Under the collective scienter theory, it is possible for a plaintiff to adequately plead scienter with respect to a corporate defendant even where the plaintiff is unable to adequately plead scienter with respect to any individual corporate employee who made a false statement. There is a circuit split on the issue, with the Second Circuit and Seventh Circuit adopting the theory and the Fifth Circuit rejecting the theory. That leaves a lot of room for district courts in other circuits to come to their own conclusions.
In City of Roseville Employees' Retirement System v. Horizon Lines, Inc., 2010 WL 1994693 (D. Del. May 18, 2010), the court considered the potential liability of the corporate defendants (Horizon and a wholly-owned subsidiary) for making false statements related to a price fixing conspiracy. Certain of the corporate defendants' officers had already plead guilty to price fixing. The court declined to apply the collective scienter theory, finding that the Third Circuit's rejection of group pleading (i.e., the presumption that the senior officers of a company are collectively responsible for any misrepresentations contained in the company's public statements) made the appellate court unlikely to adopt collective scienter. Instead, the court followed the Fifth Circuit's requirement that there must be "a showing that at least one individual officer who made, or participated in the making of, a false or misleading statement did so with scienter."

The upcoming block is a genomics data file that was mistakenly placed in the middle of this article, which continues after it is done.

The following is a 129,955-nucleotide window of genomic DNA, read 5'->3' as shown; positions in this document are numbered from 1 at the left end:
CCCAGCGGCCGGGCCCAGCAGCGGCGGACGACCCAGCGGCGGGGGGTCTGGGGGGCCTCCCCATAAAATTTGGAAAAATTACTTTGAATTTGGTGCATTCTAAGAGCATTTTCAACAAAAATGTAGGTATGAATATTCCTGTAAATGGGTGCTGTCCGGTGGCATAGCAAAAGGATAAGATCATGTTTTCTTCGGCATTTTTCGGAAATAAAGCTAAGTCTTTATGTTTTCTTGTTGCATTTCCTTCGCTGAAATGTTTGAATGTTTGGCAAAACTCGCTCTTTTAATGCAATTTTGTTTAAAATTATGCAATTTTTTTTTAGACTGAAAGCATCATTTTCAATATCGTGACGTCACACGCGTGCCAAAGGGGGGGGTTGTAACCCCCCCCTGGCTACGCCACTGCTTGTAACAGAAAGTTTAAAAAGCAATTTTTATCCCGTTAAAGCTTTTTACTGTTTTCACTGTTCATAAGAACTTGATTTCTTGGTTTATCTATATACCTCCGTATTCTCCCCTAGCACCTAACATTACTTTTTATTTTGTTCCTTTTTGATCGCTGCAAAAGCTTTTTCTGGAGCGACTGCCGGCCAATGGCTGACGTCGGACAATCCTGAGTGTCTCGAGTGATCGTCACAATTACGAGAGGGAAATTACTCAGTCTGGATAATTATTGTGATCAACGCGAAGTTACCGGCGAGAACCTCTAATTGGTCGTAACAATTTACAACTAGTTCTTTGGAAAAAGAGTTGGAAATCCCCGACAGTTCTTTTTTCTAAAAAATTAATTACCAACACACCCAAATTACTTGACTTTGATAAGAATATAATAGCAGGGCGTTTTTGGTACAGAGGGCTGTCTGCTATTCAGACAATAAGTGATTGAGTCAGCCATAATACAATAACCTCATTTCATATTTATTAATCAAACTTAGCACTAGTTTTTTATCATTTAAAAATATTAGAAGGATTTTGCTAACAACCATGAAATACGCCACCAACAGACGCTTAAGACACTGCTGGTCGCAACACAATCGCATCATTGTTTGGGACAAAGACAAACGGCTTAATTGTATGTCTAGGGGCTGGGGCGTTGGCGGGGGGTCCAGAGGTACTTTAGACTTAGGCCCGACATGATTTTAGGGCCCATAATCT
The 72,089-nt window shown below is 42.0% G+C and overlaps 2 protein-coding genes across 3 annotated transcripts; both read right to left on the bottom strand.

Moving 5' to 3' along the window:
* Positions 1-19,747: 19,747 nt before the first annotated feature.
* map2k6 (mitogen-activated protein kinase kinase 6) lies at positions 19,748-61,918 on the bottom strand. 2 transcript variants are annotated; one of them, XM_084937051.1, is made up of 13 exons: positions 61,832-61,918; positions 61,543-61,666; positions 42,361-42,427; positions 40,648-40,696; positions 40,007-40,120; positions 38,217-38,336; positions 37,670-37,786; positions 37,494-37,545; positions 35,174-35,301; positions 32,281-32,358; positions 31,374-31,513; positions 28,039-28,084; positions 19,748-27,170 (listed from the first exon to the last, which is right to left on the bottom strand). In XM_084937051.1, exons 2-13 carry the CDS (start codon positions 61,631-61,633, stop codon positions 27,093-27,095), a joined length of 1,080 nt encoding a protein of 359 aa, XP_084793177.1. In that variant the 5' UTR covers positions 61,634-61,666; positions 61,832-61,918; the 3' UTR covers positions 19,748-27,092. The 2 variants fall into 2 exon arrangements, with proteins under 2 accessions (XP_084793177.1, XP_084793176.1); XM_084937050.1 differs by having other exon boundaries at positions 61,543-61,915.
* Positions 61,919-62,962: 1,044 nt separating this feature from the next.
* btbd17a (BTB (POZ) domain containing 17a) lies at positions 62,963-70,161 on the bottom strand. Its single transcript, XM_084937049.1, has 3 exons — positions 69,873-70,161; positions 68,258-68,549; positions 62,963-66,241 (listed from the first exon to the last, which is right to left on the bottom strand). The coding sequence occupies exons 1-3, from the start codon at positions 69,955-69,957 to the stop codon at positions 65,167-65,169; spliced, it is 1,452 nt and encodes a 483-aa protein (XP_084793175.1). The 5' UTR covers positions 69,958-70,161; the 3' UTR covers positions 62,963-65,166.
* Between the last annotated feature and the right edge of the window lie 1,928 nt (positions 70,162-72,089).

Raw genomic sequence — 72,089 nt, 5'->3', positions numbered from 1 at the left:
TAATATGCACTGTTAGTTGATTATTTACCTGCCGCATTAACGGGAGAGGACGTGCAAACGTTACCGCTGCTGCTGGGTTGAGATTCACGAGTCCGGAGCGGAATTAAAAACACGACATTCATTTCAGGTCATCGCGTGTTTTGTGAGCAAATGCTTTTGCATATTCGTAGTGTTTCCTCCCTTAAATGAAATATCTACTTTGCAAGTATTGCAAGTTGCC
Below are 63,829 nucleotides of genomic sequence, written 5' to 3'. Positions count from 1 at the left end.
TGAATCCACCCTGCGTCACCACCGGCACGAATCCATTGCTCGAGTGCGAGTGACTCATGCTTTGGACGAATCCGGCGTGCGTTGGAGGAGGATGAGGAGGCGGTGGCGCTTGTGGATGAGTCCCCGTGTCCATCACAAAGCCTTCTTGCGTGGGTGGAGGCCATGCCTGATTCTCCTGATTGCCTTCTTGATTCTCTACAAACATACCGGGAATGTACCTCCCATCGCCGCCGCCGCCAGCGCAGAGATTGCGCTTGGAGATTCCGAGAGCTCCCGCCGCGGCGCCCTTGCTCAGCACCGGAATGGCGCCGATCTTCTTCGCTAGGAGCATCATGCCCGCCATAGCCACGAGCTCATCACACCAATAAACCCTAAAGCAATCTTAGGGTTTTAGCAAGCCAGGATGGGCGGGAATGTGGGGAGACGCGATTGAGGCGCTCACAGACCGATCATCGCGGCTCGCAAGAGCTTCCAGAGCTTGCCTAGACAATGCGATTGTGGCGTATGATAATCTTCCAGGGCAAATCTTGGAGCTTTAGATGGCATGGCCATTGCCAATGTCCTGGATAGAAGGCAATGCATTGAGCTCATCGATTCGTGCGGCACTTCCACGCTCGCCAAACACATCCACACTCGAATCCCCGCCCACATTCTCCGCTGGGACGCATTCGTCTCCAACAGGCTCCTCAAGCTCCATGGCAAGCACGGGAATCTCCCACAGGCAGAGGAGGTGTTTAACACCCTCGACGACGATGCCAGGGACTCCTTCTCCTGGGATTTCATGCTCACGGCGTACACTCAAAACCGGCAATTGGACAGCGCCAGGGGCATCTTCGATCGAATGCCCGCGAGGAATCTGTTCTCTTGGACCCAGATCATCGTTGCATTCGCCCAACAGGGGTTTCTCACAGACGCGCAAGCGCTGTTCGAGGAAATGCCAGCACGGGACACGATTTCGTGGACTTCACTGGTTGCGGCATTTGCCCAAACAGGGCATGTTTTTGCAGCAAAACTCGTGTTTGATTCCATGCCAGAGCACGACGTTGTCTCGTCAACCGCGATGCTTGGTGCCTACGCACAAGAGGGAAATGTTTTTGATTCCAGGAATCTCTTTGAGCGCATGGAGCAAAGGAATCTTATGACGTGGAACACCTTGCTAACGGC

The officers who had plead guilty to criminal charges were not alleged to have made any public statements on behalf of the corporate defendants. Nevertheless, the plaintiffs argued that these officers "participated" in the making of the statements because the corporations must have obtained the false data from them. As a result, the plaintiffs argued, the scienter of these officers should be imputed to the corporations. The plaintiffs provided no facts to support their assertion about the source of the false data and the court declined to find that corporate scienter had been adequately established.
Holding: Complaint dismissed with prejudice as to certain defendants.Posted by Lyle Roberts at June 4, 2010 10:59 PM | TrackBack